Polygamist Sect Custody Hearings on Hold as Parents Await Court Decision

Texas officials say they have additional evidence of abuse among the hundreds of children who were taken into state custody last month from a polygamist sect's West Texas ranch.

Some of that evidence, including testimony from an alleged child bride shown in photographs kissing sect leader Warren Jeffs, was to be presented Tuesday at a custody hearing for the child of one of the sect mothers.

But before any of the evidence, which state officials would not describe, was entered into evidence, the state and sect lawyers resolved the case, agreeing that Child Protective Services will maintain custody of Louisa Bradshaw's baby, who was born in state custody.

Bradshaw was initially taken into custody because officials thought she was a minor, although they have since said that she is older than 18. She will be allowed to stay with her baby in a shelter.

Photographs showing Fundamentalist Church of Jesus Christ of Latter Day Saints leader Warren Jeffs kissing a girl, who Texas state officials have said was 12 at the time she entered into a spiritual marriage with Jeffs, were introduced as evidence in Bradshaw's case last week. The photographs, dated 2006, say "one year anniversary."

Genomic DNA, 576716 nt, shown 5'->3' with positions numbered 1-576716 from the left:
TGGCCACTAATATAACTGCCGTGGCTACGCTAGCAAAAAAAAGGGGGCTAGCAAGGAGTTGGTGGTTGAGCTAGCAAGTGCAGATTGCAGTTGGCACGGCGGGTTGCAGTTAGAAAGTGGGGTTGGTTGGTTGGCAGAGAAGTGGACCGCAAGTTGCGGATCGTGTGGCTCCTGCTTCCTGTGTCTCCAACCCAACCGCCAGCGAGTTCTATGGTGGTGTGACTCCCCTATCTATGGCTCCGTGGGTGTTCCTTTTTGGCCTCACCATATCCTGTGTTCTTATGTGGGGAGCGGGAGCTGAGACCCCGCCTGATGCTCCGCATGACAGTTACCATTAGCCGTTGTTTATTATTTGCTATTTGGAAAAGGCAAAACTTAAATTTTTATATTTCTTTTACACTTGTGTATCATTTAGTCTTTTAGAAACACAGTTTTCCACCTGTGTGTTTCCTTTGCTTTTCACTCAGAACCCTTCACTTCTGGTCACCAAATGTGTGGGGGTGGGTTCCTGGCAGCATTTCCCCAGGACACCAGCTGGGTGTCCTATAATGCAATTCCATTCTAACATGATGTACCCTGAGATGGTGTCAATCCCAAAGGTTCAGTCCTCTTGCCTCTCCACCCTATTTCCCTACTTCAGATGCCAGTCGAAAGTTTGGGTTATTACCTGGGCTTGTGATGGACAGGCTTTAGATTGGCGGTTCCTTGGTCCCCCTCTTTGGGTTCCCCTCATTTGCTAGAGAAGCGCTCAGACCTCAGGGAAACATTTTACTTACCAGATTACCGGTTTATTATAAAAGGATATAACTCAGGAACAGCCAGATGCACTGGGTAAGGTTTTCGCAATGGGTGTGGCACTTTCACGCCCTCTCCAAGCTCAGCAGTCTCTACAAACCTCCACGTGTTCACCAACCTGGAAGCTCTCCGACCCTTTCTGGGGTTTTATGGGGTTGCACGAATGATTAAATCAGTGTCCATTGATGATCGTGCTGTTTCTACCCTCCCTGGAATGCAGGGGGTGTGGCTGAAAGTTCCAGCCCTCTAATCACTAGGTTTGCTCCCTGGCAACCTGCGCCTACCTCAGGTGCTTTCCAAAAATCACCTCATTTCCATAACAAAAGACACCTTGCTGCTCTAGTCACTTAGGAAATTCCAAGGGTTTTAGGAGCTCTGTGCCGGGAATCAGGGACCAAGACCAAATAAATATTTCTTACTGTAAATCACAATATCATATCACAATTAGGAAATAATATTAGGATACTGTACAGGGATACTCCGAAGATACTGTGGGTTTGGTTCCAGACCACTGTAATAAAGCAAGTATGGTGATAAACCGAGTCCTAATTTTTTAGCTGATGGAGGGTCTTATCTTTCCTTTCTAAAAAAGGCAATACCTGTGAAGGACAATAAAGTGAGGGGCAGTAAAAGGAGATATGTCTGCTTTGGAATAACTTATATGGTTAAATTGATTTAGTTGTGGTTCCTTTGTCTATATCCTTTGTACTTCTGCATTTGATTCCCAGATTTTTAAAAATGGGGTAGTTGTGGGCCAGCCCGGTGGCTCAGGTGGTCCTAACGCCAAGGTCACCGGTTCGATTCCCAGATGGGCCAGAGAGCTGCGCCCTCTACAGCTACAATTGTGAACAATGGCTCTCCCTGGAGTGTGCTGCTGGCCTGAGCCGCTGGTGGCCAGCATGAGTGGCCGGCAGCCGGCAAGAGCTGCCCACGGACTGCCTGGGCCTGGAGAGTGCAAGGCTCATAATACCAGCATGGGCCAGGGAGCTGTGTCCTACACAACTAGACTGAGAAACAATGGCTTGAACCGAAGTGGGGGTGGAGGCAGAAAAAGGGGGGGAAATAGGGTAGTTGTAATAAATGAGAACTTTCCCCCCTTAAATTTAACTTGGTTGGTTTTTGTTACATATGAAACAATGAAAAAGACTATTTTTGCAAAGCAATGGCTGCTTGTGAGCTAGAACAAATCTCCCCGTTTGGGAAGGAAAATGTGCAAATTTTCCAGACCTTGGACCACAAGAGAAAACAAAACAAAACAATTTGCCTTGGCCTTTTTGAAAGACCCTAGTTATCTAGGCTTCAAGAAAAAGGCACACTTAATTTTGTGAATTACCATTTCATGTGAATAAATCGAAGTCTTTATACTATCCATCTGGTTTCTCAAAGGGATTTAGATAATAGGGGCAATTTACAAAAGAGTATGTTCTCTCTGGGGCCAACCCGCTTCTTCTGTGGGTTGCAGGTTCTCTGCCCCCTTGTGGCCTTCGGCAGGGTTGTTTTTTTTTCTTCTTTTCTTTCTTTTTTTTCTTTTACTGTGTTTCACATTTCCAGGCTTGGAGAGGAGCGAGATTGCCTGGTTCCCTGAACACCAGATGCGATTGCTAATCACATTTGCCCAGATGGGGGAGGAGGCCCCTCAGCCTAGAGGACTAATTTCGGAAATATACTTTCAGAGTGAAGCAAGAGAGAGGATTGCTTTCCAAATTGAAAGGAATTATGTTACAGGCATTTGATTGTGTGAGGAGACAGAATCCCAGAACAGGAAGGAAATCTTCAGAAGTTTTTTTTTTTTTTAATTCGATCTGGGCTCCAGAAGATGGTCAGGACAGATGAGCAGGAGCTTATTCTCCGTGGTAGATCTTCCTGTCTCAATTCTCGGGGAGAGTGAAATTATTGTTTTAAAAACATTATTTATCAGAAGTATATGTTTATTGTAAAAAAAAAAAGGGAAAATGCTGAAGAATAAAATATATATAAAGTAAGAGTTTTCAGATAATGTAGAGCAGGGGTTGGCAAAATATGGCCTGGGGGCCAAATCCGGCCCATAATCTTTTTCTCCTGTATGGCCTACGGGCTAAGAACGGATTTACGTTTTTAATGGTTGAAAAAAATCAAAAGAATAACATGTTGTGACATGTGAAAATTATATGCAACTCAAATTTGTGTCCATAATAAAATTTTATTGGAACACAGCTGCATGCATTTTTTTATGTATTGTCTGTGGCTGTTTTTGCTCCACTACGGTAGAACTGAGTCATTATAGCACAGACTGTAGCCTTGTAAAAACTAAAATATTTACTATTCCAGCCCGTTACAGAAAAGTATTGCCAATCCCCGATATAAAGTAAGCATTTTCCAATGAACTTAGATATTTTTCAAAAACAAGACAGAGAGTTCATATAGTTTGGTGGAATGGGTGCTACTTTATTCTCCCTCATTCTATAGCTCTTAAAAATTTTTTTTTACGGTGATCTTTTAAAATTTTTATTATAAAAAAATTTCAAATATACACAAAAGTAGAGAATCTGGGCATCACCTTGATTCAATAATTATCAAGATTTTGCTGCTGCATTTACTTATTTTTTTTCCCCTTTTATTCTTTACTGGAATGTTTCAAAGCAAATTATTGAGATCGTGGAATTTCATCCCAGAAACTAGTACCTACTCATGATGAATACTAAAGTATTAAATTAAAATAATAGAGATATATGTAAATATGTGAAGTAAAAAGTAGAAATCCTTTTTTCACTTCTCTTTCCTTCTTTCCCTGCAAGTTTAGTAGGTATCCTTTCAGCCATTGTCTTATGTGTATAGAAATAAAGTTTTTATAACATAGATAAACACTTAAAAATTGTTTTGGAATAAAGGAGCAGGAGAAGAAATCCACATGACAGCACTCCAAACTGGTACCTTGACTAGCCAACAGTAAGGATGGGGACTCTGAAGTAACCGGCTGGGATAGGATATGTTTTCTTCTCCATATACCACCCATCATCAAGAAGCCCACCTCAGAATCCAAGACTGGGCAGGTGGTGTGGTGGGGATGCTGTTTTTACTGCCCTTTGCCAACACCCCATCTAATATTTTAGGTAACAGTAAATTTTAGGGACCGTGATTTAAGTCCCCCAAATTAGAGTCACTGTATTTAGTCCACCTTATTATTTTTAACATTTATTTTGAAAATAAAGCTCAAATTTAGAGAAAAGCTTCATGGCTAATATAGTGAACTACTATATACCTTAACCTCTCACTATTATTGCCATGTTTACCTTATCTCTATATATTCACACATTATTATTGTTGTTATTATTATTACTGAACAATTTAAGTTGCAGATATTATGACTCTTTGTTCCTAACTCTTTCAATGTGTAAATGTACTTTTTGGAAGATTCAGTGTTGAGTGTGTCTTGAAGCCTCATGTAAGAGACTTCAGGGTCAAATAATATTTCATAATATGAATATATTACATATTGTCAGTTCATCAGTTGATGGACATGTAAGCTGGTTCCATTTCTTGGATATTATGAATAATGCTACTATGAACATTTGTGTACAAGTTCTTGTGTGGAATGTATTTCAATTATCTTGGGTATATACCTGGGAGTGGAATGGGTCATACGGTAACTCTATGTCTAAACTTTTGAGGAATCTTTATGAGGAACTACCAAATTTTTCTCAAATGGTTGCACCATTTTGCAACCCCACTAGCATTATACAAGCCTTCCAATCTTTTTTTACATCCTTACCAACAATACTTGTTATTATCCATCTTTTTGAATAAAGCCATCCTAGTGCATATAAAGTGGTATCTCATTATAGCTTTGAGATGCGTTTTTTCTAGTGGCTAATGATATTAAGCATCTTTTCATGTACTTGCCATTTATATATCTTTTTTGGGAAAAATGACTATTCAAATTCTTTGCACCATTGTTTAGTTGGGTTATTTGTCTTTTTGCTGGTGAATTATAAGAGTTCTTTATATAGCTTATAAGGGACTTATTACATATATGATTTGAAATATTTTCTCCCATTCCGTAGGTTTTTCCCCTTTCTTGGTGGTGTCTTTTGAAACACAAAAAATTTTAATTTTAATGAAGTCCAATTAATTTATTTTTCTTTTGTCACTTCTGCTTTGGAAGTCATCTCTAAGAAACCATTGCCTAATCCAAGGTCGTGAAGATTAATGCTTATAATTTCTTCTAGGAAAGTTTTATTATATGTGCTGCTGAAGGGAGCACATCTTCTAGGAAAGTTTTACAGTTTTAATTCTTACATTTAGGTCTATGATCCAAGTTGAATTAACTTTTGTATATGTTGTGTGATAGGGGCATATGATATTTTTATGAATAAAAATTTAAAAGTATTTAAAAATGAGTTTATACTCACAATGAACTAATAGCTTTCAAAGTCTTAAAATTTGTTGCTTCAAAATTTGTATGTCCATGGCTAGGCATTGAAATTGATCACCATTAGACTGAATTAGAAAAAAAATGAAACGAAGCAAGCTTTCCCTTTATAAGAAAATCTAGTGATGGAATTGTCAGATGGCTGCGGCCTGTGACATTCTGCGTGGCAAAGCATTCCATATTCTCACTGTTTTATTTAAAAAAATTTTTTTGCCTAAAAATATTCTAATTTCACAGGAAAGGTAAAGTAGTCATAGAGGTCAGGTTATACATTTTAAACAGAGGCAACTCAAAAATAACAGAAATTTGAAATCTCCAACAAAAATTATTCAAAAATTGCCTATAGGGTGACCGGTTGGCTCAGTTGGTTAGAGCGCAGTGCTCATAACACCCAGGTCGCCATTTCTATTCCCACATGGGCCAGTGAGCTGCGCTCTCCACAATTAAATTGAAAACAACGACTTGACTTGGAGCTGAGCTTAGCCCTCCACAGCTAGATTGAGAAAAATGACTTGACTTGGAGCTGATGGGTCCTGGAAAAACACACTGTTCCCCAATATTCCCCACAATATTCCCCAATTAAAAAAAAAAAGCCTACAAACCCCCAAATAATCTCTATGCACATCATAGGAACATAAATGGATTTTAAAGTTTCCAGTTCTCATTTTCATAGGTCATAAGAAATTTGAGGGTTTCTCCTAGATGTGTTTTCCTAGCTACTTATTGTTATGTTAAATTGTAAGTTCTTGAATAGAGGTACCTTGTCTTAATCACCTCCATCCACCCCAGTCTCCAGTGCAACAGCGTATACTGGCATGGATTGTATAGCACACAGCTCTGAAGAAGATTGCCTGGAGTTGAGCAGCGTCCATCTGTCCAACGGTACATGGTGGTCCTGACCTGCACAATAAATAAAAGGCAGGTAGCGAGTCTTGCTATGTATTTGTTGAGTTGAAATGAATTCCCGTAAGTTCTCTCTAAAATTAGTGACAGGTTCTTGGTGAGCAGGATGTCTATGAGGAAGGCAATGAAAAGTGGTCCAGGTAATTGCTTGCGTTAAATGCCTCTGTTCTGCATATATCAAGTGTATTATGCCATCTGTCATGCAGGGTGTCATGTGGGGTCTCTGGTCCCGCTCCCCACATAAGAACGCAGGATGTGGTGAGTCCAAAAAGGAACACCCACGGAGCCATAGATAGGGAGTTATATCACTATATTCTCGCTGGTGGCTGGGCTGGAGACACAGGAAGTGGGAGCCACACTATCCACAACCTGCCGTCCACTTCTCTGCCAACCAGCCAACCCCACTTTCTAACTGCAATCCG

Child Protective Services has said Bradshaw and her husband lived in the same building as the girl, on the Yearning for Zion Ranch. Patrick Crimmons, a CPS spokesman, said the girl in photo the is in Child Protective Services custody.

Rod Parker, an attorney and spokesman for the church, said the photos were "just a publicity stunt by CPS because they feel their case caving in around them."

Last week, an appellate court ordered the release of hundreds of sect children, saying the state had not presented enough evidence that they were in immediate danger of abuse to justify keeping them in state custody.

The state has appealed to the Texas Supreme Court. If upheld, the ruling would unravel the largest child welfare case in U.S. history.

The state said in court papers filed last week that it feared that sect members would flee the state if the children were returned.

Parker said Bradshaw and her husband lived in an apartment that was separate from the girl in the photo.

But the photos could have implications larger than one child-custody case.

"I'm sure law enforcement in several states will take a look to see what more can be done," said Paul Murphy, a spokesman for the Utah Attorney General's Office.

Lisa Wayne, a former sex crimes prosecutor, said prosecutors would need more evidence of sexual abuse beyond the photos in order to bring charges against Jeffs.

Jeffs is in prison on a separate charge of coercing a 14-year-old to marry her adult cousin. His criminal lawyer was not immediately available for comment.

Investigators will have to see if there is evidence that the girls in the photos have been abused, and, if so, where the abuse occurred before any charges could be filed, Murphy said.

"Everyone who saw those photos did a complete gasp," he said. "I think they're shocking."

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